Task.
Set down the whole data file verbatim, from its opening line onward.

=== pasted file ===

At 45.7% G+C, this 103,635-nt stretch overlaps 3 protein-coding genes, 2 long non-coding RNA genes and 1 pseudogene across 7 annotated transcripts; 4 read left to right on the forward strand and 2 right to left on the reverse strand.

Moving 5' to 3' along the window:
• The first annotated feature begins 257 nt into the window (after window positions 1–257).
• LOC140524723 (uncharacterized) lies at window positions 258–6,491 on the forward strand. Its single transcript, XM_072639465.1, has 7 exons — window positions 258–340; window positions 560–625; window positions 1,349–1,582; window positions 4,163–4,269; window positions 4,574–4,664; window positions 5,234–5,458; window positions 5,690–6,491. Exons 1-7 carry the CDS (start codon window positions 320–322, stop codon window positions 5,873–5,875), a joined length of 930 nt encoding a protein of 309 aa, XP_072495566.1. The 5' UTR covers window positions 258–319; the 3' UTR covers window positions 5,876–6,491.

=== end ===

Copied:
At 45.7% G+C, this 103,635-nt stretch overlaps 3 protein-coding genes, 2 long non-coding RNA genes and 1 pseudogene across 7 annotated transcripts; 4 read left to right on the forward strand and 2 right to left on the reverse strand.

Moving 5' to 3' along the window:
• The first annotated feature begins 257 nt into the window (after window positions 1–257).
• LOC140524723 (uncharacterized) lies at window positions 258–6,491 on the forward strand. Its single transcript, XM_072639465.1, has 7 exons — window positions 258–340; window positions 560–625; window positions 1,349–1,582; window positions 4,163–4,269; window positions 4,574–4,664; window positions 5,234–5,458; window positions 5,690–6,491. Exons 1-7 carry the CDS (start codon window positions 320–322, stop codon window positions 5,873–5,875), a joined length of 930 nt encoding a protein of 309 aa, XP_072495566.1. The 5' UTR covers window positions 258–319; the 3' UTR covers window positions 5,876–6,491.